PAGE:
To learn more about our solutions for managing energy prices, contact us today!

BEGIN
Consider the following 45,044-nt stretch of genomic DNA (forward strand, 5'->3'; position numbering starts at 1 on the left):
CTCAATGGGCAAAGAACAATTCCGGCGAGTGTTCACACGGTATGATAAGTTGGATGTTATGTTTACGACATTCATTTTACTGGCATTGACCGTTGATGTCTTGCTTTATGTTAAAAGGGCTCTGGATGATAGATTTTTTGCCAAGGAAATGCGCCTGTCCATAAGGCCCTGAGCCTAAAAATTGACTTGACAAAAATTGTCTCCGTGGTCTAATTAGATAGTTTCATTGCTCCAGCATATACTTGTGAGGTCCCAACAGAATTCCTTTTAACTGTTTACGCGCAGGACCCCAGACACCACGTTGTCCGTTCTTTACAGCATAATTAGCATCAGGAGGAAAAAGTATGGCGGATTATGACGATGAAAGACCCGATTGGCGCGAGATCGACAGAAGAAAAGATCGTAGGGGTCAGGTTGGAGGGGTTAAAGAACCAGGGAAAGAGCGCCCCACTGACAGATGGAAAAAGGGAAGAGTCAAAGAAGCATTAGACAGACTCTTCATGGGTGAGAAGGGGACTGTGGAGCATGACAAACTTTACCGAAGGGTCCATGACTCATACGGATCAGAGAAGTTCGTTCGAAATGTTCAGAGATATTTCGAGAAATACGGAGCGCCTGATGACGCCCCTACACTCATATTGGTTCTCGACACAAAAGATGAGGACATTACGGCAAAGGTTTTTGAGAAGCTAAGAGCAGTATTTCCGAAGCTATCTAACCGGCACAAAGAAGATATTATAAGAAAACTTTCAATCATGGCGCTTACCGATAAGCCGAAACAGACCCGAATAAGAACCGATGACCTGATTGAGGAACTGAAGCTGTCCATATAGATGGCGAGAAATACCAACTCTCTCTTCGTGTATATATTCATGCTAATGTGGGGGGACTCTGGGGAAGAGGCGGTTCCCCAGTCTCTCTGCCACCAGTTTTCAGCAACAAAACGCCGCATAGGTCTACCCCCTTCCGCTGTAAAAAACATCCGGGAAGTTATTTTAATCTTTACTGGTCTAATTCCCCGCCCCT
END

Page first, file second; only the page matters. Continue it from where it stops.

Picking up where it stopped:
© 2015 Constellation Energy Resources, LLC. The offerings described herein are those of either Constellation NewEnergy-Gas Division, LLC, Constellation NewEnergy, Inc., Constellation Energy Services – Natural Gas, LLC, Constellation Energy Services, Inc. or Constellation Energy Services of New York, Inc., affiliates of each other and ultimate subsidiaries of Exelon Corporation. Brand names and product names are trademarks or service marks of their respective holders. All rights reserved. Errors and omissions excepted. The information contained in this energy report has been obtained from sources which Constellation NewEnergy, Inc. (“CNE”) believes to be reliable. CNE does not represent or warrant as to its accuracy or completeness. All representations and estimates included in this energy report constitute CNE’s judgment as of the date of the newsletter and may be subject to change without notice. This energy report has been prepared solely for informational purposes. CNE is not providing advice regarding the value or advisability of trading in “commodity interests” as defined in the Commodity Exchange Act, 7 U.S.C. §§ 1-25, et seq., as amended (the “CEA”), including futures contracts, swaps or any other activity which would cause CNE or any of its affiliates to be considered a commodity trading advisor under the CEA. CNE shall not be responsible for any reliance upon any information, opinions, or statements contained herein or for any omission or error of fact. This energy report shall not be reproduced (in whole or in part) to any other person without the prior written approval of CNE.